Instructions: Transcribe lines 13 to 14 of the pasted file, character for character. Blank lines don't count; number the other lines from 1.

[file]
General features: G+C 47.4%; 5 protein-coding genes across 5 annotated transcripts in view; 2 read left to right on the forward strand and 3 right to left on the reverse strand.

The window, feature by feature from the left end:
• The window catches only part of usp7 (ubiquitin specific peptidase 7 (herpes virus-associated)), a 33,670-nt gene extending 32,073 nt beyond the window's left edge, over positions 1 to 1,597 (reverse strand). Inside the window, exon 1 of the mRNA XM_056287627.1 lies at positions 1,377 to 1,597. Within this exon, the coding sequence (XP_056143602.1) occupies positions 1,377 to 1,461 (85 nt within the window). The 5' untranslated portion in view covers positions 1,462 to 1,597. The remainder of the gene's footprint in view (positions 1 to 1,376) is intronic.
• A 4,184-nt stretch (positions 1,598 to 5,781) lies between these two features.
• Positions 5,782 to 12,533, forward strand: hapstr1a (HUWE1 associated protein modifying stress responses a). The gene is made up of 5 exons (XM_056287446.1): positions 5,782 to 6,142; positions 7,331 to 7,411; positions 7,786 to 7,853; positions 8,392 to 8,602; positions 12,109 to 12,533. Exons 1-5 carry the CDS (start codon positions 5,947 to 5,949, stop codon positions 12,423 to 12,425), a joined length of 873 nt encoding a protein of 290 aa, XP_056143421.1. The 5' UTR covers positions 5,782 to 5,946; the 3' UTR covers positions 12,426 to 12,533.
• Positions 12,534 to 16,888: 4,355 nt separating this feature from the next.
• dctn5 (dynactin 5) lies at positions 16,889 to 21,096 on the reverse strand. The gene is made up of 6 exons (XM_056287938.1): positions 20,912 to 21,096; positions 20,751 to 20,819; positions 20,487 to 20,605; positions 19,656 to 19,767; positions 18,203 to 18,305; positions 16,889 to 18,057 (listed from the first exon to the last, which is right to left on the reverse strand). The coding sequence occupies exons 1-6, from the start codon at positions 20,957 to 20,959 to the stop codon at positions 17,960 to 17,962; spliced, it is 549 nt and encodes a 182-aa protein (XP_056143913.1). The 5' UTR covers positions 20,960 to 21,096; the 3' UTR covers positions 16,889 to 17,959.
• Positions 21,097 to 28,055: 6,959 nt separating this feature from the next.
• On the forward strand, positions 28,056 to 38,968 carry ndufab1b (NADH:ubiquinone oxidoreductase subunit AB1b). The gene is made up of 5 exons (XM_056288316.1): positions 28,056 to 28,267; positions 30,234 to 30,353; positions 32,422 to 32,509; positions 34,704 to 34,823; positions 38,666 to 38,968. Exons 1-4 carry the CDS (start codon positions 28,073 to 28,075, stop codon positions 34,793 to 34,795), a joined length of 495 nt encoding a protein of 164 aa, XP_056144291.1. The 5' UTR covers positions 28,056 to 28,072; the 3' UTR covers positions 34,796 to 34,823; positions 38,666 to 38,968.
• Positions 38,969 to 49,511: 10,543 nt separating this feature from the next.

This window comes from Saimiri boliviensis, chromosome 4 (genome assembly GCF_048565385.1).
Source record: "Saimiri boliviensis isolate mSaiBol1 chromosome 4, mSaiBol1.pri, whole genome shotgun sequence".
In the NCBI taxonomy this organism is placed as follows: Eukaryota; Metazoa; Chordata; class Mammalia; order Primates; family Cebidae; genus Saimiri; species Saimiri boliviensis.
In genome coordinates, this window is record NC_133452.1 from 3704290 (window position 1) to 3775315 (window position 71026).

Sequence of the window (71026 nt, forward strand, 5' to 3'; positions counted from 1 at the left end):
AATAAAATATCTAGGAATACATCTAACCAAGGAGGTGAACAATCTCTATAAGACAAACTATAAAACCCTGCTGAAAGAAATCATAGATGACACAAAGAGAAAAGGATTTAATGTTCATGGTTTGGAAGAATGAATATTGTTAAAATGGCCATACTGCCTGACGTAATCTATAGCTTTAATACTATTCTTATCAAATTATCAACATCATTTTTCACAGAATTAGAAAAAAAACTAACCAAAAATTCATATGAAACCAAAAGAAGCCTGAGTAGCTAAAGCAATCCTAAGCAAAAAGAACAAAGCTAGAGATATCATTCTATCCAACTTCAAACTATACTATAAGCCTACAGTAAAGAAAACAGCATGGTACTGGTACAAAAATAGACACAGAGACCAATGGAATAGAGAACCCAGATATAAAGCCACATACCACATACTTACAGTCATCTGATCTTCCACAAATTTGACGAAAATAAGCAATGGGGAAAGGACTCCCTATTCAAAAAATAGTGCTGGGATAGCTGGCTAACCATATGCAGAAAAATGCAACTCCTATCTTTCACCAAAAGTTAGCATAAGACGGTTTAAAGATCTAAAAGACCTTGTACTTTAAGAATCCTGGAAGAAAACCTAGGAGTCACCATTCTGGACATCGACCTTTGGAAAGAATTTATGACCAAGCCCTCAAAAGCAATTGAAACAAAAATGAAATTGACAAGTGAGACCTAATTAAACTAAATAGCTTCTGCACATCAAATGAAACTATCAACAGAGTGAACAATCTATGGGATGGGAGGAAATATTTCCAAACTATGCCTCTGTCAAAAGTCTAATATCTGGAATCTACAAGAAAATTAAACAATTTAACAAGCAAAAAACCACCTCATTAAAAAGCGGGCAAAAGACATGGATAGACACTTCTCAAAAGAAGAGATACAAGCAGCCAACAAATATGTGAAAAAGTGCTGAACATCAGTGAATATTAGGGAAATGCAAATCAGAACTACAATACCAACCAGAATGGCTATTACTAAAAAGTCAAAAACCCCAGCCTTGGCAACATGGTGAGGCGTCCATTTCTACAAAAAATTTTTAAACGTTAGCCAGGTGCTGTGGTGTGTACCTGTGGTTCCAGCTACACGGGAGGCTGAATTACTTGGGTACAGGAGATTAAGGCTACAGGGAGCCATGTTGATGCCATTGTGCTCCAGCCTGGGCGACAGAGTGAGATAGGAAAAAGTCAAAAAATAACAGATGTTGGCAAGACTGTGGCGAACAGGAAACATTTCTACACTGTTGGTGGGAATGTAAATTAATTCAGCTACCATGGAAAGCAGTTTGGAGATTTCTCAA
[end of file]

In the NCBI taxonomy this organism is placed as follows: Eukaryota; Metazoa; Chordata; class Mammalia; order Primates; family Cebidae; genus Saimiri; species Saimiri boliviensis.
In genome coordinates, this window is record NC_133452.1 from 3704290 (window position 1) to 3775315 (window position 71026).